Territory Stories

Questions Day 3 - Thursday 19 June 2003

Details:

Title

Questions Day 3 - Thursday 19 June 2003

Other title

Parliamentary Record 13

Collection

Question for 9th Assembly 2001 - 2005; Questions for 9th Assembly 2001 - 2005; ParliamentNT; Parliamentary Record; 9th Assembly 2001 - 2005

Date

2003-06-19

Notes

Made available by the Legislative Assembly of the Northern Territory

Language

English

Subject

Questions

Publisher name

Legislative Assembly of the Northern Territory

Place of publication

Darwin

File type

application/pdf

Use

Attribution International 4.0 (CC BY 4.0)

Copyright owner

Legislative Assembly of the Northern Territory

License

https://creativecommons.org/licenses/by/4.0/

Parent handle

https://hdl.handle.net/10070/278887

Citation address

https://hdl.handle.net/10070/419620

Page content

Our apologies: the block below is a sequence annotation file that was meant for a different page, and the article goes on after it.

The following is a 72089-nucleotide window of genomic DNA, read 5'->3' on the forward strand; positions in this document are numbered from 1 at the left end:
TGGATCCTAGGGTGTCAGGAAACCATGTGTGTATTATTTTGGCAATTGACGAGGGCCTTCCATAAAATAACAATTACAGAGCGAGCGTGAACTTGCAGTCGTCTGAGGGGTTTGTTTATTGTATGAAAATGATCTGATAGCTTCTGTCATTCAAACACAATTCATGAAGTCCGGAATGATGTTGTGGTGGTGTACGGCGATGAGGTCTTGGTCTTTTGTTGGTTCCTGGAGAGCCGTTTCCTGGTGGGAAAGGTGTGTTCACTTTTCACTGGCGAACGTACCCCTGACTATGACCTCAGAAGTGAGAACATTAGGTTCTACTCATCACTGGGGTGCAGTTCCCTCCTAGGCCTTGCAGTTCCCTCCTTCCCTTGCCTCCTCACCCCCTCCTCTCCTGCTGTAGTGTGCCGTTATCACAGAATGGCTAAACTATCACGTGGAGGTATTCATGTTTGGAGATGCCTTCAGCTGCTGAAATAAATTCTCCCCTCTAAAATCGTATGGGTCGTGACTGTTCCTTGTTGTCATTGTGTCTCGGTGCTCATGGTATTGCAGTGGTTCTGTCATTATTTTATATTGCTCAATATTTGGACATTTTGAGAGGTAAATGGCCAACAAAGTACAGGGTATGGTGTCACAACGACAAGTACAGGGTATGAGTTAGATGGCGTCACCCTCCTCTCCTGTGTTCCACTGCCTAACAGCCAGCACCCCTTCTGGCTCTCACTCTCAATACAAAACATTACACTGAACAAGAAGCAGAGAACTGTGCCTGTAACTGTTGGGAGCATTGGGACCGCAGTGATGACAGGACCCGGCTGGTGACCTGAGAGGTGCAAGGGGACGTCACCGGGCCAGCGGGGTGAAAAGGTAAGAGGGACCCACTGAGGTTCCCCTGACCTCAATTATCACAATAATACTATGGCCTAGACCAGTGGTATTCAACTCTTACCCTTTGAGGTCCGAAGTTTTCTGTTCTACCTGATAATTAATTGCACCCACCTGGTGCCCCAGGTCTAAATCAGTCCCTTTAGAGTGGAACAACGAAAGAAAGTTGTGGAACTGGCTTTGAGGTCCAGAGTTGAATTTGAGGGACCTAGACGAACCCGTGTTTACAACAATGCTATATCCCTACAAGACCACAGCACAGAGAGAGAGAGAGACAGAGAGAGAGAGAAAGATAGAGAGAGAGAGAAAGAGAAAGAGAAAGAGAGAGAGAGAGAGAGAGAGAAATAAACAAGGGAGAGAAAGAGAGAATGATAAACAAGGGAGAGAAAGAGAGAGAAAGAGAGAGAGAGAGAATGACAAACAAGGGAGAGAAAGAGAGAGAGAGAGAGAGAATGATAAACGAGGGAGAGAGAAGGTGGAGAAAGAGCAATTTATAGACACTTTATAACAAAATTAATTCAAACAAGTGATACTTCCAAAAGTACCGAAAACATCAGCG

QUESTIONS - Thursday 19 June 2003 role of training in it. Following those assessments, meetings have been held with the registered training organisations across the Top End to ascertain their capacity to deliver the right mix of just-in-time training for people to be able to participate in these projects. In accordance with the needs of Bechtel, the training will have a particular focus on steel fixing, crane operation, welders, concrete finishers, forklift operators, electrical trades assistants, mechanical trades assistants - those types of job opportunities. The training will focus on a range of possible options to meet the demand, including pre-vocational apprenticeships and that just-in-time training, as I mentioned. It is a good example of how collaborative employment opportunities might be worked on by government and industry into the future. Another example is a pilot training project which aims to have 30 local indigenous people trained to take up jobs on major projects such as Wickham Point. I was pleased to sign a memorandum of agreement for this the other week with the Northern Land Council, the Territory Construction Association and Larrakia Nation. The government is providing around $200 000 towards this collaborative project as a first step in the development of a skilled, local, indigenous work force that will be able to take up jobs on construction projects as they arise. Wickham Point is the largest private investment project the Territory has seen, and government will continue to work to ensure as many Territorians as possible are able to take advantage of that development. There are two areas I would like to focus on in relation to training currently underway to meet the immediate and medium term demand for welders. As I speak, existing welders have been given just-in-time training to an international oil and gas industry standard for pressure equipment, welding and braising. The program has been funded by the government and run in conjunction with the Welding Technology Institute of Australia, the Northern Territory University, and with representation from the Manufacturers Council. Seventeen local welders are undergoing a two week course which started on Monday. Six of those have been released by local employers to enable them to take advantage of that training. Nine participants are self-employed, and two are currently between jobs. That course will ensure that those 17 people will have the skills to go along to the hiring hall and apply for work at Wickham Point. In the medium term, DEET will work with industry, the relevant training advisory council and the Welding Institute of Australia, to plan and design appropriate welding training for work on major projects over the next two to three years. I do not have to point out that there will be an enormous need for welders when that big pipeline has to come all the way across the Territory from Blacktip, past Wadeye through to Nhulunbuy and Alcan. We need, and will have, as this training unrolls, people skilled up and ready to take advantage of that project as well. Madam Speaker, it is further proof that the Martin Labor government is about the future, unlike those opposite who seem to be misty eyed and dwelling on the past. Gove District Hospital - Safety of Staff Ms CARTER to MINISTER for HEALTH and COMMUNITY SERVICES Your much heralded aggression policy, introduced in February 2002, was meant to reduce harm to staff. Staff training was to be a key aspect of the program. Has any of the training been provided to nurses at Gove Hospital on this matter? ANSWER Madam Speaker, I thank the member for Port Darwin for her question. Is it not fascinating that the member for Port Darwin has such an interest in the seat of Nhulunbuy? I do not think the member for Nhulunbuy ever saw any interest in his electorate - for how long have you been a member? Mr Stirling: Thirteen years. Mrs AAGAARD: In 13 years. I would be very surprised if there were too many dorothies on the Gove District Hospital, but I digress. Violence against staff anywhere in my department is completely unacceptable, as it is in the general community. We have put in place significant policies in the past year or two to address this whole issue of aggression. In relation to specific training at the Gove District Hospital, I am afraid I am unable to answer that question. I will attempt to get that information back to the House by the end of Question Time. There has been a lot of work throughout the department. The Category 1 clinics have duress alarms. We are now funding for duress alarms in Category 2 clinics in communities. All of the hospitals have duress alarms and people to respond to duress calls. In relation to specific training, I know there has been training in several o f the hospitals, and whether that has happened at the Gove District Hospital, I will be happy to advise the House later. 664


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